We are coming to the end of NaNoWriMo. I'd surprise myself immensely if I manage the full 50,000 words by Monday midnight. The experience, though, has been fruitful if not completely successful. I've gotten a few story starts, anecdotes, character filling out and understanding of what it is I am trying to say in my novel. There are decisions to be made. Directions have to be chosen, because when you are writing about three generations there are too many distractions and side roads to wander and take you far away from the point, the point, that is, that you think you are trying to make. Since I usually write works that are shorter than a novel, much shorter, my learning curve has been steep. Here is one fictional scene of what developed during my exercise of NaNo:
The side board in the dining room has rings. Concentric circles from sweated glasses left there, bare bottomed or through flimsy coasters that couldn’t do the job.
The rings have been polished over, but the lighter stain shows through years of benign neglect.
I kinda like them.
They conjure episodes of when life was simpler, for me, at least. On any given Saturday night in those days people would ‘drop over’. The men wore jackets and ties. The women wore dresses and spiky heels. The women all wore hose, of course, even in summer, except for the women who were ‘sporty’, the ones who smoked and dyed their hair and wore the kind of lipstick that left smudges on everything they came in contact with: napkins, glasses, cigarettes, cheeks. My mother wore stockings.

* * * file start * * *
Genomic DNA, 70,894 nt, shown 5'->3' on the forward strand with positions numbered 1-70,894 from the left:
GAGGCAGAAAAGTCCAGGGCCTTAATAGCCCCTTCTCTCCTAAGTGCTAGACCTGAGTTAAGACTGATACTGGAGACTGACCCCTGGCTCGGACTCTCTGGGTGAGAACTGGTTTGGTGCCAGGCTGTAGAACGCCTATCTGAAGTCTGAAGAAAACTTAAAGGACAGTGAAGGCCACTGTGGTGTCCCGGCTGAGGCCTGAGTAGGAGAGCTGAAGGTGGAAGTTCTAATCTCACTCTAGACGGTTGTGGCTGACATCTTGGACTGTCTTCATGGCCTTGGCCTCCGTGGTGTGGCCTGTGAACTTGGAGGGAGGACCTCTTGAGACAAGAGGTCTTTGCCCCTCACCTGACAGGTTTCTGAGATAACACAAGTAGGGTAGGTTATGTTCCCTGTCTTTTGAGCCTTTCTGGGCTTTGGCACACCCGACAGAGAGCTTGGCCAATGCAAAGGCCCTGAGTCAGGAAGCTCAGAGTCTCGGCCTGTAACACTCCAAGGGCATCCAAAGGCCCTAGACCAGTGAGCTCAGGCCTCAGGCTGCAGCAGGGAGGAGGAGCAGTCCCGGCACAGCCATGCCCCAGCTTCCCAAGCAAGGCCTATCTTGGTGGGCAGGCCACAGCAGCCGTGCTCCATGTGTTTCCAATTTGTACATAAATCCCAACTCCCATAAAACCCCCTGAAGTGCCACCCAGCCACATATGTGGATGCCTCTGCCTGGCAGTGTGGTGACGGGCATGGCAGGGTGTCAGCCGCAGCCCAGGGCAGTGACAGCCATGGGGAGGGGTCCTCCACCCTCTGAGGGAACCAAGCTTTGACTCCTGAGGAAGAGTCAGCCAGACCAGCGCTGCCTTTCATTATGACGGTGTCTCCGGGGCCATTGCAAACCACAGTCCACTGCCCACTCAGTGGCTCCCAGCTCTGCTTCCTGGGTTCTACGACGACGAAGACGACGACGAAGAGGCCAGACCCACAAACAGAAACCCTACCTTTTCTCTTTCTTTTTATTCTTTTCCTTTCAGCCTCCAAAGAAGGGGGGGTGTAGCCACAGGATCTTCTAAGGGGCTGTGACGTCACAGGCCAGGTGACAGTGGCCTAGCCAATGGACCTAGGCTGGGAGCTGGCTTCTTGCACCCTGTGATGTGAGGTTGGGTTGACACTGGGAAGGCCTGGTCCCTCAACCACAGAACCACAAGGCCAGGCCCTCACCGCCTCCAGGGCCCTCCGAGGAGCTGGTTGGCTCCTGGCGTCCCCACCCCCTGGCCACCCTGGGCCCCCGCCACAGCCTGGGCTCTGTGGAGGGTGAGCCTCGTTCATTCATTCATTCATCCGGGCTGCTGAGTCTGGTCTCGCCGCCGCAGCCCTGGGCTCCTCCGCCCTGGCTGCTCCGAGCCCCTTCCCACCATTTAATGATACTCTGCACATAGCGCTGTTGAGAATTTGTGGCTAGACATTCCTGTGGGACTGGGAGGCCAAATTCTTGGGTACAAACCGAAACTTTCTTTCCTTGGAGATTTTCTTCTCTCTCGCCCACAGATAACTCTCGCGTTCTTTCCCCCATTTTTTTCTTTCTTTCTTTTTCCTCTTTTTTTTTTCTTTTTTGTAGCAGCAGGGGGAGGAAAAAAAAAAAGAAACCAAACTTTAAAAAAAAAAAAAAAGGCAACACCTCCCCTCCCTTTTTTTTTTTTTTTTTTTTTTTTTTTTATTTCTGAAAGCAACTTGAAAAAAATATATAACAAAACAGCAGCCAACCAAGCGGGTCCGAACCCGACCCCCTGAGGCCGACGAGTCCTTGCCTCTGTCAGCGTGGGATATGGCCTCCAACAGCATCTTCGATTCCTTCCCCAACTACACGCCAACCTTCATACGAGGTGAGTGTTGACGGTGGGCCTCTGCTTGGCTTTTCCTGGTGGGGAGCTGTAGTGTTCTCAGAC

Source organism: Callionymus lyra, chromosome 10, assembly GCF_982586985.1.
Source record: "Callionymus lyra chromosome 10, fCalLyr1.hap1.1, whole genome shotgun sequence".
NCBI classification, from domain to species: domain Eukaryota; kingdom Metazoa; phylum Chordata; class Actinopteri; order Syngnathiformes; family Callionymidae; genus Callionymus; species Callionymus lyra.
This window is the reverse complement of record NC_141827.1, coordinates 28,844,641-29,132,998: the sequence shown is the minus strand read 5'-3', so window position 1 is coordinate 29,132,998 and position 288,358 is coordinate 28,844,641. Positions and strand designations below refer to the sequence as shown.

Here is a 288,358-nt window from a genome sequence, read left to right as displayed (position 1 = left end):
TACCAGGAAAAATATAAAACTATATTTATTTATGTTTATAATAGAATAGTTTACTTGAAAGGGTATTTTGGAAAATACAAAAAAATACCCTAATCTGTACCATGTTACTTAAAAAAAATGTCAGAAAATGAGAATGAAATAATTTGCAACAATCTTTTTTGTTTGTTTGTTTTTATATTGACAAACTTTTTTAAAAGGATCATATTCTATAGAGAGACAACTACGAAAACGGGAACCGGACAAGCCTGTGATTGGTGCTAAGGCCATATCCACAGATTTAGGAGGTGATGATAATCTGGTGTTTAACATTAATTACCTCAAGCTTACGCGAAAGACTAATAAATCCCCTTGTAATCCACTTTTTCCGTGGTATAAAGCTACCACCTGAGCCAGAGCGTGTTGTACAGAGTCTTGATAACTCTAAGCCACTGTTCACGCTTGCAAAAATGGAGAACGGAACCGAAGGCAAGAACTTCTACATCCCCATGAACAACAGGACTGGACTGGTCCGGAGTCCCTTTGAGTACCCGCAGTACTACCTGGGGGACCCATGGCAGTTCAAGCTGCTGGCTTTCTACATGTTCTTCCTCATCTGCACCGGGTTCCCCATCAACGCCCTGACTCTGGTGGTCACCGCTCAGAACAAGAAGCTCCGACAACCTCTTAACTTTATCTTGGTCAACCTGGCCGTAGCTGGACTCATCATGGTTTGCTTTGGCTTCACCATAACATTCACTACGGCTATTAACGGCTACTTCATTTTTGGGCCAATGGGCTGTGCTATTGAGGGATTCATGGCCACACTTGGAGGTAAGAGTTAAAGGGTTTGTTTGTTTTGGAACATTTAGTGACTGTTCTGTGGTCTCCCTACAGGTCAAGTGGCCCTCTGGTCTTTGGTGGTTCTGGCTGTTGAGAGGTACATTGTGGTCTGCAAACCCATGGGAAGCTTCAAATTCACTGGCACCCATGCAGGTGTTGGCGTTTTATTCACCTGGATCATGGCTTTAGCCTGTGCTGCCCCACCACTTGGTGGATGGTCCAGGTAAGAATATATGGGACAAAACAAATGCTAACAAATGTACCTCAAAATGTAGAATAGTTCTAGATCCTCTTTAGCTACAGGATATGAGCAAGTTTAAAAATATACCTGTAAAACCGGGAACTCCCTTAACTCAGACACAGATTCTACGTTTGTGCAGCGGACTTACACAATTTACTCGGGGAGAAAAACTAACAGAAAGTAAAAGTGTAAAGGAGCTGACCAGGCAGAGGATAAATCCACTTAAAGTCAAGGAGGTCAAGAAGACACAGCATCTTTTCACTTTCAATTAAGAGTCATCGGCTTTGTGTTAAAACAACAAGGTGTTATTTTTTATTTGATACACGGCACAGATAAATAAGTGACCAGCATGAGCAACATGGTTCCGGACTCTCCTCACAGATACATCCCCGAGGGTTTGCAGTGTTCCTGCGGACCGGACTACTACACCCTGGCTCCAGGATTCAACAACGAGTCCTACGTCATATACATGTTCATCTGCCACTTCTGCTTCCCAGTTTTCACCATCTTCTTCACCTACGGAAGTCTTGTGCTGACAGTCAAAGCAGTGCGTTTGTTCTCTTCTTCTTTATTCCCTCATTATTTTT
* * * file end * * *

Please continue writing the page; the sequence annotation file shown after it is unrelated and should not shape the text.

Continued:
My parents always had a supply of rye, scotch, gin and beer on hand. And that awful Tom Collins mix. The small bottles of ginger ale and the pretty maraschino cherries were forbidden to us. I really liked ginger ale, but we could only have it from the big bottles we got when we had bologna and Virginia ham and Wise potato chips for supper.
We’d sit at the top of the stairs, in our pajamas. The grownups would come in, loudly, laughing already, strong perfumes floating up the stairs, along with the smell of hairspray and cigarettes. Dad had set up bar on the dining room table ready with pitchers of Manhattans, the makings of highballs and gin and tonics. Mom had cheese and crackers (I helped arrange them on the crystal dish before we had to scoot upstairs) and some cheesey puffs fresh from the oven that she made from directions on the side of the biscuit tube. The maraschino cherries were in an etched dish with a tiny fork. There were green olives with pimentos in a divided dish, next to some pickle spears with little colored swords piercing them.
We’d hear the glasses clink with ice cubes and every so often a loud rise of laughter would follow one of the men who told a joke, I guess, that earned a lot of sloppy sshh’s from some of the women. My sister would fall asleep right there on the landing on the pillow she brought from our room. After she fell asleep I would wander down, wearing my best innocent I just woke up face, pretending to seek a glass of milk.
I was intercepted, as I had hoped, at the bottom of the stairs, by a woman with Lucy hair and an outline of poppy red lipstick on her mouth. The cigarette she was balancing and the lip of the glass had stolen the rest of the color. She managed a long ash creeping almost to the cotton filter in the same hand in which she held a tumbler nearly empty of amber liquor. The cherry was still there, marinating in the watered down Manhattan.
When she bent down to give me a hug, calling me sweetie, and oh what a doll, she swept the fallen ash off the shoulder of my pink flannels. I was momentarily smothered in her ample cleavage popping over the v-neck of her tight dress. Her perfume and cigarette made my eyes water. It was not the perfume my mother used. She speared the object of my real quest with a tiny green sword and presented it to me. I slipped away with the rye soaked delight before she could hug me again.